Big Things
Sensitivity Training
– I'd argue that for the most part, librarians tend to be as aware of diversity issues as pretty much any profession you can name (outside of diversity training consultants, I guess.)  But everybody has their underlying biases and prejudices and it helps to be not only aware but understanding of them – where they come from, how to deal with them.  (True story – one gay student was talking about GLBT literature in one of his classes and the prof actually said “Well, it can't be that big of a body of a literature.  There probably aren't more than 30-40 titles out there.”)  Two months later, the groundbreaking Pride Library, with 5000+ volumes  opened here at UWO.)  I'm not sure if we need a full class on sensitivity (more because of issues of time/cost than necessity) but offering a workshop early each term might be useful.  One student asked about a course in Information Ethics during the Q&A with the Acting Associate Dean over the summer but I don't see why a course like this, if implemented, couldn't be expanded or shifted slightly to be a course in “social justice and community issues” which could encompass sensitivity training as well.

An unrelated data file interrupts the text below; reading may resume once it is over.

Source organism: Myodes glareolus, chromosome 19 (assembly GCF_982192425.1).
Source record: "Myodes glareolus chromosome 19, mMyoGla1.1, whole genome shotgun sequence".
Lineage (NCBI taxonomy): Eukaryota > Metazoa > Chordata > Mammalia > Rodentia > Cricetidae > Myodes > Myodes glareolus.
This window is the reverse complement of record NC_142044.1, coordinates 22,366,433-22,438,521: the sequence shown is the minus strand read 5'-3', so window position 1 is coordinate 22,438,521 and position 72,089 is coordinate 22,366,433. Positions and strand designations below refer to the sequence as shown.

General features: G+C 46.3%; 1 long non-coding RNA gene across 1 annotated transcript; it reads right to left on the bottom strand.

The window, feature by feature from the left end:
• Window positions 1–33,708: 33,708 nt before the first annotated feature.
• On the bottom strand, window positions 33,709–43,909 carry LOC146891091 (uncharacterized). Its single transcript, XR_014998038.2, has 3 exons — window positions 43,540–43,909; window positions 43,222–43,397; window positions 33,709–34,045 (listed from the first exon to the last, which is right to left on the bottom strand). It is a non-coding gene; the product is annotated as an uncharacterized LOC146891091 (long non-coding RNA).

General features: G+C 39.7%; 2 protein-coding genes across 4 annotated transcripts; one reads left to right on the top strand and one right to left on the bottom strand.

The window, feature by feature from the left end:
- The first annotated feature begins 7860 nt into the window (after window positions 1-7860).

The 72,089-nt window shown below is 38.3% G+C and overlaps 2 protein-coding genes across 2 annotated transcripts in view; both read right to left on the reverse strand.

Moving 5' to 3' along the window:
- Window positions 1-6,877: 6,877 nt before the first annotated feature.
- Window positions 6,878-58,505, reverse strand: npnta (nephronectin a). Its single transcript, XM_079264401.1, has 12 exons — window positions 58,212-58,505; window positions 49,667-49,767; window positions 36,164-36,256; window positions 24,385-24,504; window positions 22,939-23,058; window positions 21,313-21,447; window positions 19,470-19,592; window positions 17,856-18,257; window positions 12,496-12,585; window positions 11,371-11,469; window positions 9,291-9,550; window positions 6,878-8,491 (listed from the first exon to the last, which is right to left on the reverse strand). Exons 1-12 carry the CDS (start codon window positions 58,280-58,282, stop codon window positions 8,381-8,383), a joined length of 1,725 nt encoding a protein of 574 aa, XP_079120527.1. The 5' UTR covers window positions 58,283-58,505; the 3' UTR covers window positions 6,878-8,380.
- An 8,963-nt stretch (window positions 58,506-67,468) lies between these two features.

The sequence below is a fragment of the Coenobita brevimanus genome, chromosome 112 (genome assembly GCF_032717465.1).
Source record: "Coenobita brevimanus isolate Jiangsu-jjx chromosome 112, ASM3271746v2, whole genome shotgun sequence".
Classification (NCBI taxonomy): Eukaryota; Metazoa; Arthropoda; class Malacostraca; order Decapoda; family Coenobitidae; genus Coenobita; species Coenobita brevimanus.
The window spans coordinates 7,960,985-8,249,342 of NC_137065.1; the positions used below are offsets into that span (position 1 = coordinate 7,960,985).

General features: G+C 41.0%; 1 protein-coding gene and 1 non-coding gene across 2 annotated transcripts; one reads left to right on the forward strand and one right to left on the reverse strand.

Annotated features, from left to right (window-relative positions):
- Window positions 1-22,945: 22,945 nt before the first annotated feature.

– the book makes a good point that a large part of any librarian's job these days is teaching. We do get a lot of opportunities to teach via presentations in our required and optional classes but my main complaint is that we aren't given any training on how to teach before being thrown in front of a classroom.  Public speaking is the biggest fear people have, PowerPoint is evil and yet, students are expected to lead 30 minute presentations with no background or experience.  Worse, bad habits end up getting reinforced via this method instead of being corrected before they start. 

Book Purchasing